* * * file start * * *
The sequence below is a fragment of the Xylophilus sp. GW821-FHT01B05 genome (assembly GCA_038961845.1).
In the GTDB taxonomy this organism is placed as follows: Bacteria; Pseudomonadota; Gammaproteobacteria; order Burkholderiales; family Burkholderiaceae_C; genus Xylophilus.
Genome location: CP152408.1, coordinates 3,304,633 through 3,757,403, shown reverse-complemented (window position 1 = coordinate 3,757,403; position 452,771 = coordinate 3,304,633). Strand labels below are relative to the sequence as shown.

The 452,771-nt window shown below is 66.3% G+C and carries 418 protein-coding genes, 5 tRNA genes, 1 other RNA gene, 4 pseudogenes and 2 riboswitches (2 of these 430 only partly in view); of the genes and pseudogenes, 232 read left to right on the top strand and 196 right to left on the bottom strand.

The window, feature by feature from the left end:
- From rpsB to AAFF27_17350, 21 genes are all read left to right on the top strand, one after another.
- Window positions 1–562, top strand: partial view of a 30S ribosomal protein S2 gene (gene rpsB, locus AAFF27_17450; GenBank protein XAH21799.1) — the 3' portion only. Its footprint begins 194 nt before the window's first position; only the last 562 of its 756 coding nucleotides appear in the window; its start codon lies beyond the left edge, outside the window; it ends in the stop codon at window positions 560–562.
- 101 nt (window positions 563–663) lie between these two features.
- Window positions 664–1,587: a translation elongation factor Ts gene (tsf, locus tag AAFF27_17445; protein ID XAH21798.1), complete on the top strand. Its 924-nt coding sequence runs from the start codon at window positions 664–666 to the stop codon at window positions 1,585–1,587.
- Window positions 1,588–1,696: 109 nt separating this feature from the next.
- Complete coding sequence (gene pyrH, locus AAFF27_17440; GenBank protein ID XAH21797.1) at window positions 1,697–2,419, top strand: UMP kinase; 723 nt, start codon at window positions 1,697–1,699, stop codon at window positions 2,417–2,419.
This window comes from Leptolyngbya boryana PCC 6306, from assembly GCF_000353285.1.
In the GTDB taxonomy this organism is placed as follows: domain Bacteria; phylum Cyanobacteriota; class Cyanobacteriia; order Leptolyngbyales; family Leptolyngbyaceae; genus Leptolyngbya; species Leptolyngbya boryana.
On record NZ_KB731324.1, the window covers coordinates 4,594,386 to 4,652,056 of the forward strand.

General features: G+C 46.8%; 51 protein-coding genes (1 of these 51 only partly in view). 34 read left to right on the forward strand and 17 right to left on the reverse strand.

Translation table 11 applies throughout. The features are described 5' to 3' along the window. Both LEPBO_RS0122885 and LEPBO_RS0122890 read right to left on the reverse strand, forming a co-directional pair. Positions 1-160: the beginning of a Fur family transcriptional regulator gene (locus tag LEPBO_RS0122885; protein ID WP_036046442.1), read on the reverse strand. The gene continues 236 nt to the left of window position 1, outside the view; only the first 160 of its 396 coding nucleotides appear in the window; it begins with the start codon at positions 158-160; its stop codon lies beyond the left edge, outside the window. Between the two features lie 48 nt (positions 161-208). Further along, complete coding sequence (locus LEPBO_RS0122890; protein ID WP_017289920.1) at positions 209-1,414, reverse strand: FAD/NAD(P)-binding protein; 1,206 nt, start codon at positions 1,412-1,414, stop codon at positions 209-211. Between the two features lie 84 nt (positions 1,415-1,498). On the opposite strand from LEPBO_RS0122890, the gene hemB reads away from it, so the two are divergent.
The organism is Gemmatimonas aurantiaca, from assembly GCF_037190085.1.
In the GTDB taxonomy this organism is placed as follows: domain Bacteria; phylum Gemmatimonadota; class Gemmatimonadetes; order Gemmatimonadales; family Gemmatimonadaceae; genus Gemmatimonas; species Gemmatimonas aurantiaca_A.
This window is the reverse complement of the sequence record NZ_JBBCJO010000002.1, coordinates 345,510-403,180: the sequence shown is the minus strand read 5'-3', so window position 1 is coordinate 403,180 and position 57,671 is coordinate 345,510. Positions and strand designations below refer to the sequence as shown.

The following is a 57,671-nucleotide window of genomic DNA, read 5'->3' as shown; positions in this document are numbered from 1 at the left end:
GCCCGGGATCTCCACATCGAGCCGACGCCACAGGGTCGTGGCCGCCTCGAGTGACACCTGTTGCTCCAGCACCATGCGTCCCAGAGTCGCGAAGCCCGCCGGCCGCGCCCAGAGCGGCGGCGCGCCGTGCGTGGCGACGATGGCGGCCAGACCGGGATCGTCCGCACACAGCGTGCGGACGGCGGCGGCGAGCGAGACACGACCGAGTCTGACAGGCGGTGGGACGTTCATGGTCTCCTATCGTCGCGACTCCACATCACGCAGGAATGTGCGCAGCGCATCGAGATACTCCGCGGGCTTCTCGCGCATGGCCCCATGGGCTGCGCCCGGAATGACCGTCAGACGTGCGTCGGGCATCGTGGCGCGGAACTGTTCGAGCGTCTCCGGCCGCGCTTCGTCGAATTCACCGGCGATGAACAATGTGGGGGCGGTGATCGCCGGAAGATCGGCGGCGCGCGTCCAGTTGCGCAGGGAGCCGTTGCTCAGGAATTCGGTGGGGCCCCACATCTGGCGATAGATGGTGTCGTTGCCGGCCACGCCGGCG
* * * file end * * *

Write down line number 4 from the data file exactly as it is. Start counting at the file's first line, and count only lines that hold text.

The 452,771-nt window shown below is 66.3% G+C and carries 418 protein-coding genes, 5 tRNA genes, 1 other RNA gene, 4 pseudogenes and 2 riboswitches (2 of these 430 only partly in view); of the genes and pseudogenes, 232 read left to right on the top strand and 196 right to left on the bottom strand.